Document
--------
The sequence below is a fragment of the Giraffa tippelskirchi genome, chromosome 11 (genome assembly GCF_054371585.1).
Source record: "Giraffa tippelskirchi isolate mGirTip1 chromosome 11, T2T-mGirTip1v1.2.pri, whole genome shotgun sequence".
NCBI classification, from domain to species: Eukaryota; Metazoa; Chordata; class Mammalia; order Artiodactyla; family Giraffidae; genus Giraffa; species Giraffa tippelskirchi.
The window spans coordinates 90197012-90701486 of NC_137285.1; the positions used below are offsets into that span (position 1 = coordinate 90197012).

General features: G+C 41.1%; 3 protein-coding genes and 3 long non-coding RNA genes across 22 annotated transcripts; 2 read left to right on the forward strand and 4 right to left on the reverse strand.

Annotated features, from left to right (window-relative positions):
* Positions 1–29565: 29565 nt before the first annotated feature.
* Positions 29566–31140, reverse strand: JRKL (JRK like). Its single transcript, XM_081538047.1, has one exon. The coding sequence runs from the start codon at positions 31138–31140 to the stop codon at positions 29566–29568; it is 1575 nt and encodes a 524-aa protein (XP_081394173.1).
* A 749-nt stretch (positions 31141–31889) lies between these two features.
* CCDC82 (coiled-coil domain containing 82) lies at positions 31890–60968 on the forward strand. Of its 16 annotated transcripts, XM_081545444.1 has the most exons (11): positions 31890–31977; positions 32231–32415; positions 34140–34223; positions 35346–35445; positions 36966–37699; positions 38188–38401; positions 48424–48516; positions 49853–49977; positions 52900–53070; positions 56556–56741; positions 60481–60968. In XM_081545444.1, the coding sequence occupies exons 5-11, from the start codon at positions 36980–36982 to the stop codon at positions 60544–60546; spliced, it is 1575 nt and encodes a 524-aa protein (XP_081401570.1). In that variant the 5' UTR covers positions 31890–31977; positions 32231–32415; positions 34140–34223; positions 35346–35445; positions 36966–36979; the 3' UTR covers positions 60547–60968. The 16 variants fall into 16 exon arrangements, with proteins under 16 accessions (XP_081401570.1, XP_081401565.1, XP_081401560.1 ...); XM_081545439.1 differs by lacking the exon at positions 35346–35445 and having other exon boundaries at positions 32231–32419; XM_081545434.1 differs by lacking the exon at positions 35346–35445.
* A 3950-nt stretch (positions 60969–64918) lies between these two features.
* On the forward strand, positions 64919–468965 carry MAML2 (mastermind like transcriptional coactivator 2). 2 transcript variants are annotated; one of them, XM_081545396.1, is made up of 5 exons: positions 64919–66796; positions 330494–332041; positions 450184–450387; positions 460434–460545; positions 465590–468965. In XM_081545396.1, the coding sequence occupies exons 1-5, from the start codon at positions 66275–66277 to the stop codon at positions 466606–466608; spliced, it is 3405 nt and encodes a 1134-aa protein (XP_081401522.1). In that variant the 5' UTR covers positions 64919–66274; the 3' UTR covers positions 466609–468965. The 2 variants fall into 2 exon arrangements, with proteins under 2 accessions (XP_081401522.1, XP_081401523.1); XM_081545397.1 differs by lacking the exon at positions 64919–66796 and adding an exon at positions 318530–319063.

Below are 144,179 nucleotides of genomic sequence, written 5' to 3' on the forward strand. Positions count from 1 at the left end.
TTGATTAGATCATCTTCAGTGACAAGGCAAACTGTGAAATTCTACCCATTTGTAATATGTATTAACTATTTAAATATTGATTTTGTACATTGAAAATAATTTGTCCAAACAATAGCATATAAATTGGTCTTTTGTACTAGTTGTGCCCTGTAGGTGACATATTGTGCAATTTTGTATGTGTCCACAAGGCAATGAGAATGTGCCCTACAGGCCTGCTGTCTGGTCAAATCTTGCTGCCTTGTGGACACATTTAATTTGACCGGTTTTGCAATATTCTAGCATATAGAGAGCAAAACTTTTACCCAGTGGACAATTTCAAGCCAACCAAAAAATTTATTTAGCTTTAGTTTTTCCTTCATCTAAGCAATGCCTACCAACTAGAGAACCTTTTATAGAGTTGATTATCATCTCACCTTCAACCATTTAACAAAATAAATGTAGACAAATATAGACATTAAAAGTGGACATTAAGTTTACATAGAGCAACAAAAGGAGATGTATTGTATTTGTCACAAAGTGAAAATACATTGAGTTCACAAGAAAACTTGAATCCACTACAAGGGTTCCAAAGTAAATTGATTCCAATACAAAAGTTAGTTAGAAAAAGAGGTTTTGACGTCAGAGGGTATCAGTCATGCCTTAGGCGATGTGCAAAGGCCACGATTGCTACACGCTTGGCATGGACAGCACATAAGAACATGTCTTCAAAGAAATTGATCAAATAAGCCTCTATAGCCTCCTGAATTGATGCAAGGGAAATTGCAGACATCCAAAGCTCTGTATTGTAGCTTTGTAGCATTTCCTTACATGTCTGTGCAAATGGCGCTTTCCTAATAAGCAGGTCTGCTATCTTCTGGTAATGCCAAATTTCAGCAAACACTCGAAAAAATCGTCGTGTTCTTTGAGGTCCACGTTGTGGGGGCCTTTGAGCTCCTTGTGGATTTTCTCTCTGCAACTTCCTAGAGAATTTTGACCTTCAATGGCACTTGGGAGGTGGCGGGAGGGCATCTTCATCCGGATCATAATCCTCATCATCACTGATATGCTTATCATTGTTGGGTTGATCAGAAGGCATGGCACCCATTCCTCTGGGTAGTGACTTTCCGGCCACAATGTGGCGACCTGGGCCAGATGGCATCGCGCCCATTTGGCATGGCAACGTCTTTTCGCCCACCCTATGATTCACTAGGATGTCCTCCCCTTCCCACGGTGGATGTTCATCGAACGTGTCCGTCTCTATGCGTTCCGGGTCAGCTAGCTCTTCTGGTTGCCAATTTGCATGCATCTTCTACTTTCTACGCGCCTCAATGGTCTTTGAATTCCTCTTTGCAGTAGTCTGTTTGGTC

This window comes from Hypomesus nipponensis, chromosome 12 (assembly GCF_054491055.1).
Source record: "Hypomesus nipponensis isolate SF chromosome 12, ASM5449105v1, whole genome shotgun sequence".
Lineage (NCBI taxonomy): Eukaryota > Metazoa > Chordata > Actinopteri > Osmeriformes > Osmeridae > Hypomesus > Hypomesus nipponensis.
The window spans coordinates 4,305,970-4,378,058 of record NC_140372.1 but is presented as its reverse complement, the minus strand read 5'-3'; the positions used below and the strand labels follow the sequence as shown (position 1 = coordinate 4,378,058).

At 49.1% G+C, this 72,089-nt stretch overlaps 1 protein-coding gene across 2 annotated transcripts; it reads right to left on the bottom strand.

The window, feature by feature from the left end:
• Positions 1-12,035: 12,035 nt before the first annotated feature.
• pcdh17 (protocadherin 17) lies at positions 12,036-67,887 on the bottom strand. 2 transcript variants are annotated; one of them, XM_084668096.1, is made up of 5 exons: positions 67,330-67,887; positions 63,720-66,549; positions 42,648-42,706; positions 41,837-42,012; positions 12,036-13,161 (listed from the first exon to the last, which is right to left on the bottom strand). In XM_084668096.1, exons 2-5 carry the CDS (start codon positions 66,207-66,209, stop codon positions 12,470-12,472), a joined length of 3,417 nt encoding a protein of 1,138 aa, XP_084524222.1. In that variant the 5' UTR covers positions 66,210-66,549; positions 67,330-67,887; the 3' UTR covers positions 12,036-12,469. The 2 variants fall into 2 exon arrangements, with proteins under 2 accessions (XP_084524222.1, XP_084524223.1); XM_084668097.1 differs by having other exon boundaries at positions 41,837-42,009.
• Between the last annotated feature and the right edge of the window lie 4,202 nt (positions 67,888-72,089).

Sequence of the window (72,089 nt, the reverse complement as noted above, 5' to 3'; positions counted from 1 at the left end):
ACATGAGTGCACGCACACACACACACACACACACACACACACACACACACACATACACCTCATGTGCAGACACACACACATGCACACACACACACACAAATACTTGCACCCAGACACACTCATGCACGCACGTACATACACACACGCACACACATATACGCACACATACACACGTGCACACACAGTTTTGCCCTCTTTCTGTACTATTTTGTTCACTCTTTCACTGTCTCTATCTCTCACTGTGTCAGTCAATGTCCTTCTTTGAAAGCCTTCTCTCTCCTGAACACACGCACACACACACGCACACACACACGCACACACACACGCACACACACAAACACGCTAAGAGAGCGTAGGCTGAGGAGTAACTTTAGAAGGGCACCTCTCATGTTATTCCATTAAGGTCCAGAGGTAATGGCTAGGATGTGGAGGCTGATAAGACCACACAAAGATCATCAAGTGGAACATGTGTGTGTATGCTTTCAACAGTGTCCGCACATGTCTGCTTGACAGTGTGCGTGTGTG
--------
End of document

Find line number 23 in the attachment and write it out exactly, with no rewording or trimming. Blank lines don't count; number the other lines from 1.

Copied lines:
• Between the last annotated feature and the right edge of the window lie 4,202 nt (positions 67,888-72,089).